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Clinician Article

Comparing Different Stretching Exercises on Pain, Stiffness, and Physical Function Disability in Older Adults With Knee Osteoarthritis.



  • Zhu GC
  • Chen KM
  • Belcastro F
Arch Phys Med Rehabil. 2023 Jul 17:S0003-9993(23)00405-7. doi: 10.1016/j.apmr.2023.07.001. (Review)
PMID: 37467937
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Disciplines
  • Physical Medicine and Rehabilitation
    Relevance - 6/7
    Newsworthiness - 5/7

Abstract

OBJECTIVE: To assess and compare the effects of different stretching exercise programs on pain, stiffness, and physical function disability in older adults with knee osteoarthritis (KOA).

DATA SOURCES: This study followed the Preferred Reporting Items for Systematic Reviews and Meta-Analyses guideline for network meta-analysis (NMA). Relevant randomized controlled trials were identified by searching 7 databases up to December 2022.

STUDY SELECTION: Inclusion criteria included (1) older adults with KOA; (2) intervention included stretching exercises; (3) control groups received no stretching exercise; and (4) outcome measurements included pain, stiffness, or physical function disability. Methodological quality was assessed using the Cochrane risk-of-bias tool for randomized trials version 2.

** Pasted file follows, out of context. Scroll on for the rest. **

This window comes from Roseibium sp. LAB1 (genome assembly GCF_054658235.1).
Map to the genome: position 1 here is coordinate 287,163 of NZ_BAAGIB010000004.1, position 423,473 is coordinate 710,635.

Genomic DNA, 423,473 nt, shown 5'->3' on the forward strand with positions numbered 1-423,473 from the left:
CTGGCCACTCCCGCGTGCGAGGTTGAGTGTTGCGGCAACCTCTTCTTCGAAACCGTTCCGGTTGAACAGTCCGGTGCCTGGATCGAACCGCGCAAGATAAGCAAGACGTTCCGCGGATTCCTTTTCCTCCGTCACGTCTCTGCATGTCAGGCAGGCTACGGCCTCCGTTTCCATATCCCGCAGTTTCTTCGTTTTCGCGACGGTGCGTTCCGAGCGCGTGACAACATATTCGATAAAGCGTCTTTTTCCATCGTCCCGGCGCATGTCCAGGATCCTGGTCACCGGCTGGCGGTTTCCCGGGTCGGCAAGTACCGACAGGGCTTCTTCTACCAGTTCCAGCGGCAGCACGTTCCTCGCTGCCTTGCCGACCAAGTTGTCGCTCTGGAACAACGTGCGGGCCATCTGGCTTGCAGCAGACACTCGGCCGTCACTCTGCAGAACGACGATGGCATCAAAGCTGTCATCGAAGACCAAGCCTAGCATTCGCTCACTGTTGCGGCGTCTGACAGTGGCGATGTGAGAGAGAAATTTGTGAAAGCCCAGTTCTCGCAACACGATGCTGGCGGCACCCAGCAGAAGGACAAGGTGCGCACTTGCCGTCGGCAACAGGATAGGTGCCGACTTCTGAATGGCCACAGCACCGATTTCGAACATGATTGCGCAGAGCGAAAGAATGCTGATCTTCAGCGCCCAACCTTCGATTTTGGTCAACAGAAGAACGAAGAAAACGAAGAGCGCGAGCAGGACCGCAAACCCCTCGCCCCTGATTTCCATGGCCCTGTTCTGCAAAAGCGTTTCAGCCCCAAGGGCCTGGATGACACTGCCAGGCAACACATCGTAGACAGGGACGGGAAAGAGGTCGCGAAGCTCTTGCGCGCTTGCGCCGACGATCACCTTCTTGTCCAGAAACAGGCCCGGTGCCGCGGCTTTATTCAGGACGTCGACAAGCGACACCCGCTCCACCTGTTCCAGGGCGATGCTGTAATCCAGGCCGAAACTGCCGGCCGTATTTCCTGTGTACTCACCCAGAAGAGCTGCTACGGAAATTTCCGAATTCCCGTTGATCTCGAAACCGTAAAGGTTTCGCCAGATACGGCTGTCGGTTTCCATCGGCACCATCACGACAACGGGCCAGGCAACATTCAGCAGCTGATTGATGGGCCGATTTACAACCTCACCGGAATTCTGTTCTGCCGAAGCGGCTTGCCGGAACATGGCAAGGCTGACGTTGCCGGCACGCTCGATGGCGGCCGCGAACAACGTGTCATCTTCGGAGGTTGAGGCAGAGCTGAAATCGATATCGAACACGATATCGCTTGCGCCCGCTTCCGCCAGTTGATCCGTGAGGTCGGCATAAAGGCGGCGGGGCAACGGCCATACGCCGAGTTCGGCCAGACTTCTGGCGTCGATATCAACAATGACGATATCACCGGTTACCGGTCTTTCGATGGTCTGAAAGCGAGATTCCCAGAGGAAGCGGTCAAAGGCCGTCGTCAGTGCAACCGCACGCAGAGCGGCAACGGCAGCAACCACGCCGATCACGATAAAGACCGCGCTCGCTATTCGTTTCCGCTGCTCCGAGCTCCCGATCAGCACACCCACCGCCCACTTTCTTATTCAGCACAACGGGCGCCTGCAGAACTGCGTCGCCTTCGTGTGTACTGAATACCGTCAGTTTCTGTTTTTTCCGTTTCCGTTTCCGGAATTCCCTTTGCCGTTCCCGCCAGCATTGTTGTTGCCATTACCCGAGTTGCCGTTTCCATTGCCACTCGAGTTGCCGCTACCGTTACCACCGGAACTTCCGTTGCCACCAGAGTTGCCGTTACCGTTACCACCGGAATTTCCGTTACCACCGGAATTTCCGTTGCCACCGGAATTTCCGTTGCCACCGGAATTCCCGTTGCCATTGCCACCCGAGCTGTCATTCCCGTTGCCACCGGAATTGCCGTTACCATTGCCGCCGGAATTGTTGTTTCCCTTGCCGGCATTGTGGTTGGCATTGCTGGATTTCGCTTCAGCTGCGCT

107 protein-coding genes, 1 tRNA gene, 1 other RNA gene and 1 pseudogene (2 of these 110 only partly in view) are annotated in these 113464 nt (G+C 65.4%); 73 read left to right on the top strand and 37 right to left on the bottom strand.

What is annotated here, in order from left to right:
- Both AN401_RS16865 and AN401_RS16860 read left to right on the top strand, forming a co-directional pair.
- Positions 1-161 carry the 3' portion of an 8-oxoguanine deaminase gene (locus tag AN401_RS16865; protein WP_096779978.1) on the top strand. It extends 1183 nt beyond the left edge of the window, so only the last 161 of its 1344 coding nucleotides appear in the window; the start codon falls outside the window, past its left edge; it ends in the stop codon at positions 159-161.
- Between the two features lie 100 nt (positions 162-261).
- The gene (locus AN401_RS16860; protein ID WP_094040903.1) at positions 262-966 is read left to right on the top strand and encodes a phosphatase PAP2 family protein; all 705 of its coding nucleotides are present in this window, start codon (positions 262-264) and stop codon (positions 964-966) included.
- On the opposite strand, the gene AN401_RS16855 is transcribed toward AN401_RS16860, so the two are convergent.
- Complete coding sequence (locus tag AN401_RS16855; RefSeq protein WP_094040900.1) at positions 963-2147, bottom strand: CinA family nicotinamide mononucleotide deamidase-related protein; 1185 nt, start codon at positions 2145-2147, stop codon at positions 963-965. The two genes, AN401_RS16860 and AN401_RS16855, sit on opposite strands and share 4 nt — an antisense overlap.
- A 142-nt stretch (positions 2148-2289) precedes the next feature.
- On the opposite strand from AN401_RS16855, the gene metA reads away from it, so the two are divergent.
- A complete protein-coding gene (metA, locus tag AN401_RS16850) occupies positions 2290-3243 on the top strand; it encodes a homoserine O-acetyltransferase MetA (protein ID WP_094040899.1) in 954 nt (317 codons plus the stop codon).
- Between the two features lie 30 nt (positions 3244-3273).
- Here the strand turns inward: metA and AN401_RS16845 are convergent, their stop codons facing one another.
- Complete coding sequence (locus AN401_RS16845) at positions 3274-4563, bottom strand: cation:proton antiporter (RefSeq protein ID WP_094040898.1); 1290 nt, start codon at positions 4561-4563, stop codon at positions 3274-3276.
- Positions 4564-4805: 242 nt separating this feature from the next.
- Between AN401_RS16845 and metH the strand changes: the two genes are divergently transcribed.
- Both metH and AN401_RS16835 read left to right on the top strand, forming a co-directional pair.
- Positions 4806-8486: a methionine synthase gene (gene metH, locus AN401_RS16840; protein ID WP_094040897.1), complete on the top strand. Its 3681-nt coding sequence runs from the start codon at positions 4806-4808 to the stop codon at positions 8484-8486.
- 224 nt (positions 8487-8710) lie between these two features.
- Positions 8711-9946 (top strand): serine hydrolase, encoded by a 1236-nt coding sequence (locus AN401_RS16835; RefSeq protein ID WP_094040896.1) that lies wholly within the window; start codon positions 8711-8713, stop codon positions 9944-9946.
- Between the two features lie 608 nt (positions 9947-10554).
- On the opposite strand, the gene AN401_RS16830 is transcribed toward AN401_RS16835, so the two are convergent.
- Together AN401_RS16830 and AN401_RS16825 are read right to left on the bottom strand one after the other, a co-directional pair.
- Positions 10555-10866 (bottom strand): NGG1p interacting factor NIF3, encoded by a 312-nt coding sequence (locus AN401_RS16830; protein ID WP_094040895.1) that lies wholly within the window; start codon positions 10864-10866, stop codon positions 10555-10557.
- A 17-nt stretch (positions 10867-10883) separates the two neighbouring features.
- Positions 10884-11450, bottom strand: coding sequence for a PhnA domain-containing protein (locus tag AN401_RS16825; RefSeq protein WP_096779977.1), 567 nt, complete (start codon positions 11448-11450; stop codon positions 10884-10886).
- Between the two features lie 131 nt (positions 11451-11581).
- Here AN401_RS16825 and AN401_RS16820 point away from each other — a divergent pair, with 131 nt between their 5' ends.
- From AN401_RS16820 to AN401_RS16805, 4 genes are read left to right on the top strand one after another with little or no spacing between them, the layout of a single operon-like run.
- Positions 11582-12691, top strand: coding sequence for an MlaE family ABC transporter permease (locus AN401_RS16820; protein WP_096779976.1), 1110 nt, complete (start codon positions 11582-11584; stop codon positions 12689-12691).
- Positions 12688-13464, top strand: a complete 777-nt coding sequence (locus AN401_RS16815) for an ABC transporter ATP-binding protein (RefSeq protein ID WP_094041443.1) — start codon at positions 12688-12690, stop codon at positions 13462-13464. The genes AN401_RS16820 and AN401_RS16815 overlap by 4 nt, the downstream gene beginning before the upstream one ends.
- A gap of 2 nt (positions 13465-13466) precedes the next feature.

DATA EXTRACTION: NMA was performed using R and MetaInsight, with results presented as a standardized mean difference (SMD) with 95% confidence interval (CI).

DATA SYNTHESIS: We examined 17 studies, and NMA results indicated that proprioceptive neuromuscular facilitation (PNF) stretching, mind-body exercises, and multi-component exercise programs were effective in mitigating pain in older adults with KOA (SMD=2.54 [95% CI: 1.23; 3.84], SMD=1.09 [95% CI: 0.27; 1.92], SMD=0.57 [95% CI: 0.06; 1.09]). Moreover, mind-body exercises and multi-component exercises were the most effective programs in reducing stiffness (SMD=1.31 [95% CI: 0.12; 2.51]) and physical function disability (SMD=1.67 [95% CI: 0.01; 3.33]) in older adults with KOA, respectively.

CONCLUSION: Findings suggest that PNF stretching, mind-body exercises, and multi-component exercises can be incorporated into exercise programs to better mitigate pain, stiffness, and physical function disability in older adults with KOA.


Clinical Comments

Physical Medicine and Rehabilitation

According to this network MA, in adults aged 65 years and older with knee osteoarthritis (KOA), a treatment program including PNF stretching or a mind-body program (e.g., Yoga, Baduanjin, Tai Chi Qigong) incorporating stretching are both effective in reducing pain. Also, compared with controls of receiving only health counseling or an exercise program without stretching, mind-body practices are most effective in improving joint stiffness, and multicomponent exercise programs combining various training regimens for lower limb muscles (e.g., strengthening and stretching) are more effective in improving physical disability. On the other hand, there is limited evidence that conventional static stretching can reduce pain, stiffness, and disability in older adults with KOA. Concerning limits of generalizability of the final results: the number of women participants was significantly higher than the number of men, and fewer studies specifically recruited adults over 65.

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